Univariate Analyses Between 25[OH]D and Refractive Error
There was no association between deseasonalized 25[OH]D concentration and spherical equivalent (Fig. 1; Table 2) nor was there an association between deseasonalized 25[OH]D concentration and odds of myopia (OR = 1.00). Quintiles of 25[OH]D were not associated with either spherical equivalent (Table 2) or odds of myopia (P = 0.29 and P = 0.15, respectively). Serum 25[OH]D group (low/medium/upper) was associated with spherical equivalent (Table 2), but not with odds of myopia (P = 0.11). 
Figure 1
 
Scatterplot of spherical equivalent over 25[OH]D concentration before adjustment for confounders. β and P value are obtained from simple linear regression.
Figure 1
 
Scatterplot of spherical equivalent over 25[OH]D concentration before adjustment for confounders. β and P value are obtained from simple linear regression.
Identifying Confounders
Supplementary Table S1 shows the results of the analysis of potential confounders. Age, occupational sun exposure, and sitting (in hours per day) all met the criteria for a confounder and were included in the multivariate models. Being retired was associated with increased odds of myopia (odds ratio [OR] = 1.33, 95% CI: 1.05 to 1.68, P = 0.02) but not with spherical equivalent (β = −0.01, 95% CI: −0.28 to 0.08, P = 0.29). After adjustment for age, retirement status was associated with both spherical equivalent (β = −0.24, 95% CI: −0.43 to −0.05, P = 0.01) and odds of myopia (OR = 1.51, 95% CI: 1.17 to 1.93, P = 0.001) and was therefore included in the regression models. 
We considered that the association between spherical equivalent and occupational sun exposure could be confounded by education, a well-known risk factor for myopia. After adjustment for age and highest education, the change in sum of squares induced by adding occupational sun exposure to the model reduced from 28.3 (P = 0.004) to 11.8 (P = 0.09). Thus, we included both education and occupational sun exposure in the multivariate analysis. There was no significant interaction between occupational sun exposure and education (P = 0.72). 
There was substantial collinearity between sex and occupational sun exposure (90% of females were in the mostly indoor group), and both could not be included in the same model. Only occupational sun exposure met the definition of a confounder and so was not used in the multivariate models.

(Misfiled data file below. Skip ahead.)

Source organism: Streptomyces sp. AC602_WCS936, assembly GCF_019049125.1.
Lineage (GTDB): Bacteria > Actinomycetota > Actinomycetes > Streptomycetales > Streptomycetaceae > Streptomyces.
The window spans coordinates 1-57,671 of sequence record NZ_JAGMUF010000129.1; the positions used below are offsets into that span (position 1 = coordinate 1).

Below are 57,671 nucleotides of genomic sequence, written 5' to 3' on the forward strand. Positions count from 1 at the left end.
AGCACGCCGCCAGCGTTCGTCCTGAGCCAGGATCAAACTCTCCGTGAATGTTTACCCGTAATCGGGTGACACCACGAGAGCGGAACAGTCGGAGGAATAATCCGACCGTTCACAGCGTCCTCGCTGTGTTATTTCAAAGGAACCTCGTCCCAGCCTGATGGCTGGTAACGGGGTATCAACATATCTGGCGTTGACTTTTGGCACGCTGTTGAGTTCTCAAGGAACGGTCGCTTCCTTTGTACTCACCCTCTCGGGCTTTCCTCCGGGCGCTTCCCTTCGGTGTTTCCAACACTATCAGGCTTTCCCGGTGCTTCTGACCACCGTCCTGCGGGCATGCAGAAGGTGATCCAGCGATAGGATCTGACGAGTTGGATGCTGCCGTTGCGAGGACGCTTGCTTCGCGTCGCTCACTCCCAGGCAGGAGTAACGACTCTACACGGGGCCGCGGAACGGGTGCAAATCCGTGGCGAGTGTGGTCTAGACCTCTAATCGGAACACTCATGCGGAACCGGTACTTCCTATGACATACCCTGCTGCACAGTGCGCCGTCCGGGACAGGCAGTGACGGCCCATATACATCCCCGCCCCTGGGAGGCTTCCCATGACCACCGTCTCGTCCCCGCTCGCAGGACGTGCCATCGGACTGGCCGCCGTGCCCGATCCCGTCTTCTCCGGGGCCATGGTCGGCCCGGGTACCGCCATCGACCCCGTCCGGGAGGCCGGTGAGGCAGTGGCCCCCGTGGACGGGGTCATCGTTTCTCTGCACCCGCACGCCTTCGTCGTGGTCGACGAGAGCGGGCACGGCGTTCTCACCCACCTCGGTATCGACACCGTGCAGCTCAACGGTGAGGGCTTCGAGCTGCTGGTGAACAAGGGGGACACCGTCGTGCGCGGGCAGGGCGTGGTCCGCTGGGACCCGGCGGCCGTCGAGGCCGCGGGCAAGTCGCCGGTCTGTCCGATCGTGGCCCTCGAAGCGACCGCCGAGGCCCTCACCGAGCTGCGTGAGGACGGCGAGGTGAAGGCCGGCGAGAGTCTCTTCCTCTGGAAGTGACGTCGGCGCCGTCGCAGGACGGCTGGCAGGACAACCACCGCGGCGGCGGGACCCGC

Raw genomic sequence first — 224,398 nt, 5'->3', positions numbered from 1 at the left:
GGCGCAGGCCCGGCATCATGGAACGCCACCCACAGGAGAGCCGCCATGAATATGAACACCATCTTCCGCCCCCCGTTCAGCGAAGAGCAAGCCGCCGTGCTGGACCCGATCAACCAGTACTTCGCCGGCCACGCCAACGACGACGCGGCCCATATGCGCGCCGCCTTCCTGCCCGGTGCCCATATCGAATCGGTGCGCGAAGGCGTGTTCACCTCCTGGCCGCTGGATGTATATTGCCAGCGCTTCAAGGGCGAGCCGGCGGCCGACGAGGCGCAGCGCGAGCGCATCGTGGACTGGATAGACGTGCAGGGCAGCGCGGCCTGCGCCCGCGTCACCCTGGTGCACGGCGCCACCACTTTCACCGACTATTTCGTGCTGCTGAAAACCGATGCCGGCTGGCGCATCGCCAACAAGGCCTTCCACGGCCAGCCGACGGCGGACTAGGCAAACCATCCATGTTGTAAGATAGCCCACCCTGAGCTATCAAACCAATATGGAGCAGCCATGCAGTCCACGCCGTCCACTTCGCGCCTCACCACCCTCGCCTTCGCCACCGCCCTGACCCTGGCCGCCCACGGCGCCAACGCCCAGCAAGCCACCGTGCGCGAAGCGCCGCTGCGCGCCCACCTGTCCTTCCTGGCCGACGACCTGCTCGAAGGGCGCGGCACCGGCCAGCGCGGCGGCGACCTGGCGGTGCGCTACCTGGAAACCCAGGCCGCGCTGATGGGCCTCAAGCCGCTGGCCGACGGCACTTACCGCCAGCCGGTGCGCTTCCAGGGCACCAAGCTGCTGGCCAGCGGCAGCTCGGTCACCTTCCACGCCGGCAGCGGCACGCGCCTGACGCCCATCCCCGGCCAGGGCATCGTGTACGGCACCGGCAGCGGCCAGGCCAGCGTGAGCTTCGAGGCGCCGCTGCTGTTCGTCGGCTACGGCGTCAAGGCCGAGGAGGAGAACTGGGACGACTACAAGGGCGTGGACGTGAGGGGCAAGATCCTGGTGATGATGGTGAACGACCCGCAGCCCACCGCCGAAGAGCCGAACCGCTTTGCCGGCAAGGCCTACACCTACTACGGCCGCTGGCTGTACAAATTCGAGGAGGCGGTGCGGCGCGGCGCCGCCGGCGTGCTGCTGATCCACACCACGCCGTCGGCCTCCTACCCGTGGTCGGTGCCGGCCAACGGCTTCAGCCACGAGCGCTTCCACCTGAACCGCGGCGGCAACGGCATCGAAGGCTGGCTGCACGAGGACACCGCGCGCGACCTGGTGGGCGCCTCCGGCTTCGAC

Multivariate Models
Table 2 shows the results of the multiple regression analyses. After adjustment for age, occupational sun exposure, highest education, sitting hours, and retirement status, there was no association between deseasonalized 25[OH]D concentration and spherical equivalent nor was deseasonalized 25[OH]D associated with odds of myopia. 
This association was also present when odds of myopia was the outcome. Overall, quintiles of 25[OH]D was not significantly associated with spherical equivalent or odds of myopia. However, when comparing quintiles against each other, the second quintile had a lower myopic spherical equivalent than the fifth quintile (Table 2; Fig. 2). Additionally, the odds of myopia were significantly lower in the first, second, and third quintiles compared to the fifth quintile. The significant associations between spherical equivalent and 25[OH]D group or 25[OH]D quintile were not altered significantly after the exclusion of those with high myopia <−6.0D (data not shown). We investigated curvilinearity in the model with continuous 25[OH]D through fractional polynomial modelling and identified that the addition of 25[OH]D raised to the power of −1 or −0.5 constructed the best curvilinear multiple linear regression models. The addition of either the −1 or −0.5 term actually worsened the model, although not significantly, and these were therefore not included (F-test: ΔRSS = 0.8, P = 0.58; and ΔRSS = 0.4, P = 0.70, respectively). In addition, inclusion of these terms did not improve the model when odds of myopia were considered as the outcome (Likelihood ratio test: ΔDeviance = 0.03, P = 0.86; and ΔDeviance = 0.01, P = 0.92, respectively). 
Figure 2
 
Boxplots of spherical equivalent in each of the three 25[OH]D groups (left) and in each of the 25[OH]D quintiles (right). Significant differences (P < 0.05) in mean spherical equivalent compared to the reference group (medium group in the left plot and quintile 5 in the right plot) are marked with an asterisk.
Figure 2
 
Boxplots of spherical equivalent in each of the three 25[OH]D groups (left) and in each of the 25[OH]D quintiles (right). Significant differences (P < 0.05) in mean spherical equivalent compared to the reference group (medium group in the left plot and quintile 5 in the right plot) are marked with an asterisk.
Sensitivity Analysis